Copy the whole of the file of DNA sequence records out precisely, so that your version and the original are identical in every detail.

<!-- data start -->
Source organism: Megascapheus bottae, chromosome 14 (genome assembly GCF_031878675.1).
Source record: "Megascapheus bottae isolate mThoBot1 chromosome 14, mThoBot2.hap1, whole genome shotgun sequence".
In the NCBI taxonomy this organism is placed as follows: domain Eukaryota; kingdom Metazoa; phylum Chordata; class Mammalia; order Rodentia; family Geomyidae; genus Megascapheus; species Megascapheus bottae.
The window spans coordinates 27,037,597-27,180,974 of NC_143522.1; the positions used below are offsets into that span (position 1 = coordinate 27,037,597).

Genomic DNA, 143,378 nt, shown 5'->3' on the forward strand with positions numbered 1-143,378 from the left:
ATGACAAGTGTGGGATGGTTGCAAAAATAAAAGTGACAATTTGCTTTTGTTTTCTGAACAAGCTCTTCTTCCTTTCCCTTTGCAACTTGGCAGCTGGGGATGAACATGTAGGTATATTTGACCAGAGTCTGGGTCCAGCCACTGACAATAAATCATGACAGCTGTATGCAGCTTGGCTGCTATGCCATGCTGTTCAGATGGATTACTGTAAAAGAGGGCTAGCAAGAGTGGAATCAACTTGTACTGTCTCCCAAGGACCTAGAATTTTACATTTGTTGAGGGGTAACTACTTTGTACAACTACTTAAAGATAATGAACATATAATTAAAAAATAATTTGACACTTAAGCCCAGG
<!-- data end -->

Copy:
Source organism: Megascapheus bottae, chromosome 14 (genome assembly GCF_031878675.1).
Source record: "Megascapheus bottae isolate mThoBot1 chromosome 14, mThoBot2.hap1, whole genome shotgun sequence".
In the NCBI taxonomy this organism is placed as follows: domain Eukaryota; kingdom Metazoa; phylum Chordata; class Mammalia; order Rodentia; family Geomyidae; genus Megascapheus; species Megascapheus bottae.
The window spans coordinates 27,037,597-27,180,974 of NC_143522.1; the positions used below are offsets into that span (position 1 = coordinate 27,037,597).

Genomic DNA, 143,378 nt, shown 5'->3' on the forward strand with positions numbered 1-143,378 from the left:
ATGACAAGTGTGGGATGGTTGCAAAAATAAAAGTGACAATTTGCTTTTGTTTTCTGAACAAGCTCTTCTTCCTTTCCCTTTGCAACTTGGCAGCTGGGGATGAACATGTAGGTATATTTGACCAGAGTCTGGGTCCAGCCACTGACAATAAATCATGACAGCTGTATGCAGCTTGGCTGCTATGCCATGCTGTTCAGATGGATTACTGTAAAAGAGGGCTAGCAAGAGTGGAATCAACTTGTACTGTCTCCCAAGGACCTAGAATTTTACATTTGTTGAGGGGTAACTACTTTGTACAACTACTTAAAGATAATGAACATATAATTAAAAAATAATTTGACACTTAAGCCCAGG